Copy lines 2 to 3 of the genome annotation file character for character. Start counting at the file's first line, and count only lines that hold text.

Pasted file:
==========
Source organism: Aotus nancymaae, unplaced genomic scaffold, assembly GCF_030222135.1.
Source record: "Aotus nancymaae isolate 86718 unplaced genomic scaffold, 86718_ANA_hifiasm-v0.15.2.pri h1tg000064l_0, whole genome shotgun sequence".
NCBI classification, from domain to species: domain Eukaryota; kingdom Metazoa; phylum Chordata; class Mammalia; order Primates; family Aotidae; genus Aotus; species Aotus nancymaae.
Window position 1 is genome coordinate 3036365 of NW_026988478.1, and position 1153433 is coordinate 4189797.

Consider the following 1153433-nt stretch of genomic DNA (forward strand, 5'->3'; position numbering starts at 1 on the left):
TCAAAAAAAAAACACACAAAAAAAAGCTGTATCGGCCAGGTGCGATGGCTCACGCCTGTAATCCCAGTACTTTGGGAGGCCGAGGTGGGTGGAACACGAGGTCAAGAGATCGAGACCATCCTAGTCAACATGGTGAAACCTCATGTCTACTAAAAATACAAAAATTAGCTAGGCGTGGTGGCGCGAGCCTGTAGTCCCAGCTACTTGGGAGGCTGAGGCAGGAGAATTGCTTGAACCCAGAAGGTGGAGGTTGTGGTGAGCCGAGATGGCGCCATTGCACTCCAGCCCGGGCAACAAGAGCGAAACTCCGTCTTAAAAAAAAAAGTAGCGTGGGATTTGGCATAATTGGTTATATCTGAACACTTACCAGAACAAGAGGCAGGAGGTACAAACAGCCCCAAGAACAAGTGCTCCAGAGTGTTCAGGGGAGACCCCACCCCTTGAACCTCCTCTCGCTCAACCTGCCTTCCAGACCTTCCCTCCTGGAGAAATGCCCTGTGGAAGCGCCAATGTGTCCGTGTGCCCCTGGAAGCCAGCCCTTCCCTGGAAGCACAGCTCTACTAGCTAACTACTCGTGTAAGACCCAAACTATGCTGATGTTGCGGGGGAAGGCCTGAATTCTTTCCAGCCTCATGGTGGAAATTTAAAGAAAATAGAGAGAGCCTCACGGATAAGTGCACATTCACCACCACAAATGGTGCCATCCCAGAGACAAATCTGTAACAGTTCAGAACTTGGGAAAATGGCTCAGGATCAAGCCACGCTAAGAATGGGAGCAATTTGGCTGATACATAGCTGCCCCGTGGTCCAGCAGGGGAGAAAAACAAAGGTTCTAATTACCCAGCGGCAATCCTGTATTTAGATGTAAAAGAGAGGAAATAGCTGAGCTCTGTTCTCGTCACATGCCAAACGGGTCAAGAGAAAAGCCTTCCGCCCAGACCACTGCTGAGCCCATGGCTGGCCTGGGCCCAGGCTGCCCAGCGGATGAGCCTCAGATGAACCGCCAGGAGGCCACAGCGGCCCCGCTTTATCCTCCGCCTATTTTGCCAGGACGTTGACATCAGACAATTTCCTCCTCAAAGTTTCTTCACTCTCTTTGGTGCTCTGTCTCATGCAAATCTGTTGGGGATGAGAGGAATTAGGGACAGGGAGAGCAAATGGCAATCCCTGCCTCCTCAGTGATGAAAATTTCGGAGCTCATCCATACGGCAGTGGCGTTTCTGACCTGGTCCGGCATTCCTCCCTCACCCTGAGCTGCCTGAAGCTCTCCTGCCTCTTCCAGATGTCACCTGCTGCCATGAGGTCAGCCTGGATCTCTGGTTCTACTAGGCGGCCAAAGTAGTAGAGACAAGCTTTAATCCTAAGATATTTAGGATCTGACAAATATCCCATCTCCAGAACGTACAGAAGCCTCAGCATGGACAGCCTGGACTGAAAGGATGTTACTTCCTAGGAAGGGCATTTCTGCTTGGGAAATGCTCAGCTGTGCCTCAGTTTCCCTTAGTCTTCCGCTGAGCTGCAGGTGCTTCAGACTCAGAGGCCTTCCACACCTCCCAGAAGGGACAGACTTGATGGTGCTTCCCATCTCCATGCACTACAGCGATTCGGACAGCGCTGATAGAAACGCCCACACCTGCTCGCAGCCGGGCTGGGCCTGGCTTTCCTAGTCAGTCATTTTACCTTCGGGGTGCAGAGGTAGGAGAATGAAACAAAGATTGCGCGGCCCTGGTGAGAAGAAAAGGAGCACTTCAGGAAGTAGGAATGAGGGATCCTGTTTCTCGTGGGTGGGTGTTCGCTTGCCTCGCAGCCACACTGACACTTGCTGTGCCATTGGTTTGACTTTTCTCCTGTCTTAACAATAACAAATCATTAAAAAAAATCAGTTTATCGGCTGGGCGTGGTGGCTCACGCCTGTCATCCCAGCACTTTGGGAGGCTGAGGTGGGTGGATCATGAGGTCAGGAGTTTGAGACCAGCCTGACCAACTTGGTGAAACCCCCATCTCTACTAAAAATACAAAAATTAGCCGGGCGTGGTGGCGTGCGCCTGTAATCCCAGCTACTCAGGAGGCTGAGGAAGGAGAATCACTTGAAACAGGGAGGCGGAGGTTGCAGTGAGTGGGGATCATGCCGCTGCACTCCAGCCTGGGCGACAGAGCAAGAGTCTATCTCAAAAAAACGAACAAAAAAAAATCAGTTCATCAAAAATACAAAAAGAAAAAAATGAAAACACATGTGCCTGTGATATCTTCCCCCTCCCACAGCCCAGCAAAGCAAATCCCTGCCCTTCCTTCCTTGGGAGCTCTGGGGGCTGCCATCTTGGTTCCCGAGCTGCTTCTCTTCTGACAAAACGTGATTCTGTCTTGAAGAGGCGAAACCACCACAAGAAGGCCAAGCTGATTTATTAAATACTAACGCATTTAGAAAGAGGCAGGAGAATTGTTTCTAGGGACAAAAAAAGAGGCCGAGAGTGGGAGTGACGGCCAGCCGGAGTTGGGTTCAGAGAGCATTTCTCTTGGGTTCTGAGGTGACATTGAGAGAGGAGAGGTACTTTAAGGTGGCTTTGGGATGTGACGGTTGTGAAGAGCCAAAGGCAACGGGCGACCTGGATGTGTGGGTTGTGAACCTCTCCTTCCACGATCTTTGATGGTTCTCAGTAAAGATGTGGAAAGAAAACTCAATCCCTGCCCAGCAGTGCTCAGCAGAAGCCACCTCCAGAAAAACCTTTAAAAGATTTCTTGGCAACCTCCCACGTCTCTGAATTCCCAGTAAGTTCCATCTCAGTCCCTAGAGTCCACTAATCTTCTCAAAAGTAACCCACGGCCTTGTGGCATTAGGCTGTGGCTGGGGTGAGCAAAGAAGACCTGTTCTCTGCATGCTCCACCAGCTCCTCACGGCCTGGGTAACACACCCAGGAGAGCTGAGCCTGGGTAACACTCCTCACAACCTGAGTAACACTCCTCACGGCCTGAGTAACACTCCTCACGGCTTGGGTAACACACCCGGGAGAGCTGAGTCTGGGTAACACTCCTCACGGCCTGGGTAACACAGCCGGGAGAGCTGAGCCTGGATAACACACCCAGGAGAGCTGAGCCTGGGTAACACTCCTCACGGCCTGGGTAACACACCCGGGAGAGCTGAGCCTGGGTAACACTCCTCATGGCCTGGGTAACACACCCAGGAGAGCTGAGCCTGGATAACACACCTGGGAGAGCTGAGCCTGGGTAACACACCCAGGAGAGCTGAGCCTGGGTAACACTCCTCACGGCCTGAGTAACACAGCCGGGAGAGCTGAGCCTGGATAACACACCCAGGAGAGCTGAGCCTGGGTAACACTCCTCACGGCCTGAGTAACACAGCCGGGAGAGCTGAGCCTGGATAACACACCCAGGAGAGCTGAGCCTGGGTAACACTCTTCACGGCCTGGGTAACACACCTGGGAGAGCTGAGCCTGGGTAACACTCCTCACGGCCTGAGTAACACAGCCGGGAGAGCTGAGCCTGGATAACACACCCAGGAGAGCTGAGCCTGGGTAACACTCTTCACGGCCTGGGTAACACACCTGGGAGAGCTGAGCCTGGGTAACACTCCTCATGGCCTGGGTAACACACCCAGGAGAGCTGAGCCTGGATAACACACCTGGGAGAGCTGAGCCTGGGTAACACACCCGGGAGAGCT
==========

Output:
Source record: "Aotus nancymaae isolate 86718 unplaced genomic scaffold, 86718_ANA_hifiasm-v0.15.2.pri h1tg000064l_0, whole genome shotgun sequence".
NCBI classification, from domain to species: domain Eukaryota; kingdom Metazoa; phylum Chordata; class Mammalia; order Primates; family Aotidae; genus Aotus; species Aotus nancymaae.